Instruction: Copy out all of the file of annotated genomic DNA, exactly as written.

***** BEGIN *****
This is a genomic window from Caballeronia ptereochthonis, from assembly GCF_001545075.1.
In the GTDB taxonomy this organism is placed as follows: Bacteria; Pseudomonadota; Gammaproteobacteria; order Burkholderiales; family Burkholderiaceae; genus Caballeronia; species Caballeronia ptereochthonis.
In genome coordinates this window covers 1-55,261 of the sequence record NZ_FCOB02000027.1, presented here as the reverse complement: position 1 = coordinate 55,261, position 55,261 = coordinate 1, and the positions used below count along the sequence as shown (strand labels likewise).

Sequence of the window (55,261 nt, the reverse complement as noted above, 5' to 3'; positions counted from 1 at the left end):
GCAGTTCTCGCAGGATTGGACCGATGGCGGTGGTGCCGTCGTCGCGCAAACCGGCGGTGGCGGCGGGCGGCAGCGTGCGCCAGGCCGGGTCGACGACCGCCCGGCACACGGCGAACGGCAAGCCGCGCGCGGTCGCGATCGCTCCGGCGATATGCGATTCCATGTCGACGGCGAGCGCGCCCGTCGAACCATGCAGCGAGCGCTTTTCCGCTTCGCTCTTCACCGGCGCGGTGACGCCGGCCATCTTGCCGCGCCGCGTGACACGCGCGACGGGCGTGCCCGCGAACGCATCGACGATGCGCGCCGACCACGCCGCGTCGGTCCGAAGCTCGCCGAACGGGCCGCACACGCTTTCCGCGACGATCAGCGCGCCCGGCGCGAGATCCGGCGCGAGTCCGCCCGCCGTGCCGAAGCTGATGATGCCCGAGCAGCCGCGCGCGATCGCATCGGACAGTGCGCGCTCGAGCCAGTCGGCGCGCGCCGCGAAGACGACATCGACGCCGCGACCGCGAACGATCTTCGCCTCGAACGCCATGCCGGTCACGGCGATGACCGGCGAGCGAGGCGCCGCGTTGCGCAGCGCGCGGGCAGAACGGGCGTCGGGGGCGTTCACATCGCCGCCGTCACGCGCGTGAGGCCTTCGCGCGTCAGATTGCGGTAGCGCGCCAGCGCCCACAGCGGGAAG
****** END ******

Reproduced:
This is a genomic window from Caballeronia ptereochthonis, from assembly GCF_001545075.1.
In the GTDB taxonomy this organism is placed as follows: Bacteria; Pseudomonadota; Gammaproteobacteria; order Burkholderiales; family Burkholderiaceae; genus Caballeronia; species Caballeronia ptereochthonis.
In genome coordinates this window covers 1-55,261 of the sequence record NZ_FCOB02000027.1, presented here as the reverse complement: position 1 = coordinate 55,261, position 55,261 = coordinate 1, and the positions used below count along the sequence as shown (strand labels likewise).

Sequence of the window (55,261 nt, the reverse complement as noted above, 5' to 3'; positions counted from 1 at the left end):
GCAGTTCTCGCAGGATTGGACCGATGGCGGTGGTGCCGTCGTCGCGCAAACCGGCGGTGGCGGCGGGCGGCAGCGTGCGCCAGGCCGGGTCGACGACCGCCCGGCACACGGCGAACGGCAAGCCGCGCGCGGTCGCGATCGCTCCGGCGATATGCGATTCCATGTCGACGGCGAGCGCGCCCGTCGAACCATGCAGCGAGCGCTTTTCCGCTTCGCTCTTCACCGGCGCGGTGACGCCGGCCATCTTGCCGCGCCGCGTGACACGCGCGACGGGCGTGCCCGCGAACGCATCGACGATGCGCGCCGACCACGCCGCGTCGGTCCGAAGCTCGCCGAACGGGCCGCACACGCTTTCCGCGACGATCAGCGCGCCCGGCGCGAGATCCGGCGCGAGTCCGCCCGCCGTGCCGAAGCTGATGATGCCCGAGCAGCCGCGCGCGATCGCATCGGACAGTGCGCGCTCGAGCCAGTCGGCGCGCGCCGCGAAGACGACATCGACGCCGCGACCGCGAACGATCTTCGCCTCGAACGCCATGCCGGTCACGGCGATGACCGGCGAGCGAGGCGCCGCGTTGCGCAGCGCGCGGGCAGAACGGGCGTCGGGGGCGTTCACATCGCCGCCGTCACGCGCGTGAGGCCTTCGCGCGTCAGATTGCGGTAGCGCGCCAGCGCCCACAGCGGGAAG